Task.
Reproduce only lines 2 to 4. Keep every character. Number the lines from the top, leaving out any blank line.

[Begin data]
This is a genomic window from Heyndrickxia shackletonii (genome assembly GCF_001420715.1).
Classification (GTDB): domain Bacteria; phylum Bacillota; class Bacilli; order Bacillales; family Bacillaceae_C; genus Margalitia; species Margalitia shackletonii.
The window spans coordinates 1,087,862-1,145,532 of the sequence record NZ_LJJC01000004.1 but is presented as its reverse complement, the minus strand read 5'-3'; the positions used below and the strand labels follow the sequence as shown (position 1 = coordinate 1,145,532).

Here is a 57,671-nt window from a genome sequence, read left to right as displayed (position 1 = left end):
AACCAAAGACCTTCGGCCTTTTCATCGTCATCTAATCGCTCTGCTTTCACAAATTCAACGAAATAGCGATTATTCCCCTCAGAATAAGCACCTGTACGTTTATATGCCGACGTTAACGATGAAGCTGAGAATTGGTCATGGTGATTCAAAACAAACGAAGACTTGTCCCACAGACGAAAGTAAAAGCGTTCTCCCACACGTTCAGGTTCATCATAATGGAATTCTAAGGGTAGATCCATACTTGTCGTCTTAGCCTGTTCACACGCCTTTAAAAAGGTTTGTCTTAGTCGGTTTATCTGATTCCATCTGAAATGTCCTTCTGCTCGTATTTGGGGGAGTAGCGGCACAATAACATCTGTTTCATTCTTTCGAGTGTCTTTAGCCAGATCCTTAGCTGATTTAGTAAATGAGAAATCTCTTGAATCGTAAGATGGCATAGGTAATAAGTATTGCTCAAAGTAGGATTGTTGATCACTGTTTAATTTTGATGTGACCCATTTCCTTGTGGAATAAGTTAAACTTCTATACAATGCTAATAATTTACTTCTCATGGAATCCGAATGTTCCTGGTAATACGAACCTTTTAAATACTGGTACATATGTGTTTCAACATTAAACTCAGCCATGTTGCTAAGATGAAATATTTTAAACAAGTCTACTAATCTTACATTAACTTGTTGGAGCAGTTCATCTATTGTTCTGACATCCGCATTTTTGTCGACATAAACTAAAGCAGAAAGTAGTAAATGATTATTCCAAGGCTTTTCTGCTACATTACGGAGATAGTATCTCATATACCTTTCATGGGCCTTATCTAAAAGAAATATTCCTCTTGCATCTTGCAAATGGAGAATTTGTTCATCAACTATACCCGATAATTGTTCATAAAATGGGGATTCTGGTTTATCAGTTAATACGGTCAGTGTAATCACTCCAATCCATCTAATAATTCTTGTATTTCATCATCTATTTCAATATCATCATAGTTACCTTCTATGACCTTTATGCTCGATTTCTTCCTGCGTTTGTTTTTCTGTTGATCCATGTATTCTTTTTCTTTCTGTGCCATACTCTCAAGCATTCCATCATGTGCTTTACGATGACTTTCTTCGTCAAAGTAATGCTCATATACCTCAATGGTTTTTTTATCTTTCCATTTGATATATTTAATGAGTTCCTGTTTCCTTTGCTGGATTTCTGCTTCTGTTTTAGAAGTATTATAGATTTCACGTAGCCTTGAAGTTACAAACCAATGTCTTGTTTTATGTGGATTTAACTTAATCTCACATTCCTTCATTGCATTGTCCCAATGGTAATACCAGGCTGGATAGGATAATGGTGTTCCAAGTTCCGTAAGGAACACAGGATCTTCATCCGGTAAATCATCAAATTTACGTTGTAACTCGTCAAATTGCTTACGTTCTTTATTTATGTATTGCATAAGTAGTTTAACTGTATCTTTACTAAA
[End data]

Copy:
Classification (GTDB): domain Bacteria; phylum Bacillota; class Bacilli; order Bacillales; family Bacillaceae_C; genus Margalitia; species Margalitia shackletonii.
The window spans coordinates 1,087,862-1,145,532 of the sequence record NZ_LJJC01000004.1 but is presented as its reverse complement, the minus strand read 5'-3'; the positions used below and the strand labels follow the sequence as shown (position 1 = coordinate 1,145,532).

Here is a 57,671-nt window from a genome sequence, read left to right as displayed (position 1 = left end):